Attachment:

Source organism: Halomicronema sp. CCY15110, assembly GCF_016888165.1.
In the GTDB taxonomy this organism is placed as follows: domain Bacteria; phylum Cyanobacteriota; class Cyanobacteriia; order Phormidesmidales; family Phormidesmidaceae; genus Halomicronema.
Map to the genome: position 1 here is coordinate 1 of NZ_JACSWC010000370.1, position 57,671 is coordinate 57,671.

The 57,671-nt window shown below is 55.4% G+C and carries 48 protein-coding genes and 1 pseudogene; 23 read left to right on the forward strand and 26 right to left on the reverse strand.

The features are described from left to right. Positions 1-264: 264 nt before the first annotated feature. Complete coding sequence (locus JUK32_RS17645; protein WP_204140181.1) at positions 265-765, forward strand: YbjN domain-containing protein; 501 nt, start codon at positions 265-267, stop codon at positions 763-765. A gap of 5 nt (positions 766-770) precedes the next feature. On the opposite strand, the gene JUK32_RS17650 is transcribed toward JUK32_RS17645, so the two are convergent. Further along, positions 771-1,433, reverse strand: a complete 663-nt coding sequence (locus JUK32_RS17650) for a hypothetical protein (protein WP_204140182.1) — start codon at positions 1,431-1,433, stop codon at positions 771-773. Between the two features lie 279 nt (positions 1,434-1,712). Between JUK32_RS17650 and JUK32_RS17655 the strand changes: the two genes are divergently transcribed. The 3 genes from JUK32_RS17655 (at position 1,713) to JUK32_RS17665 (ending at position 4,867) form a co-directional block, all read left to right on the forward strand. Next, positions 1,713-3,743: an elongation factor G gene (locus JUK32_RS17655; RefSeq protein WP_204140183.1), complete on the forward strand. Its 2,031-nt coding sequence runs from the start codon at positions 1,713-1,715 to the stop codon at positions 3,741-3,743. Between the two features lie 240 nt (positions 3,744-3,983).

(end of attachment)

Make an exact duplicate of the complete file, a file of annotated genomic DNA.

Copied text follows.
Source organism: Halomicronema sp. CCY15110, assembly GCF_016888165.1.
In the GTDB taxonomy this organism is placed as follows: domain Bacteria; phylum Cyanobacteriota; class Cyanobacteriia; order Phormidesmidales; family Phormidesmidaceae; genus Halomicronema.
Map to the genome: position 1 here is coordinate 1 of NZ_JACSWC010000370.1, position 57,671 is coordinate 57,671.

The 57,671-nt window shown below is 55.4% G+C and carries 48 protein-coding genes and 1 pseudogene; 23 read left to right on the forward strand and 26 right to left on the reverse strand.

The features are described from left to right. Positions 1-264: 264 nt before the first annotated feature. Complete coding sequence (locus JUK32_RS17645; protein WP_204140181.1) at positions 265-765, forward strand: YbjN domain-containing protein; 501 nt, start codon at positions 265-267, stop codon at positions 763-765. A gap of 5 nt (positions 766-770) precedes the next feature. On the opposite strand, the gene JUK32_RS17650 is transcribed toward JUK32_RS17645, so the two are convergent. Further along, positions 771-1,433, reverse strand: a complete 663-nt coding sequence (locus JUK32_RS17650) for a hypothetical protein (protein WP_204140182.1) — start codon at positions 1,431-1,433, stop codon at positions 771-773. Between the two features lie 279 nt (positions 1,434-1,712). Between JUK32_RS17650 and JUK32_RS17655 the strand changes: the two genes are divergently transcribed. The 3 genes from JUK32_RS17655 (at position 1,713) to JUK32_RS17665 (ending at position 4,867) form a co-directional block, all read left to right on the forward strand. Next, positions 1,713-3,743: an elongation factor G gene (locus JUK32_RS17655; RefSeq protein WP_204140183.1), complete on the forward strand. Its 2,031-nt coding sequence runs from the start codon at positions 1,713-1,715 to the stop codon at positions 3,741-3,743. Between the two features lie 240 nt (positions 3,744-3,983).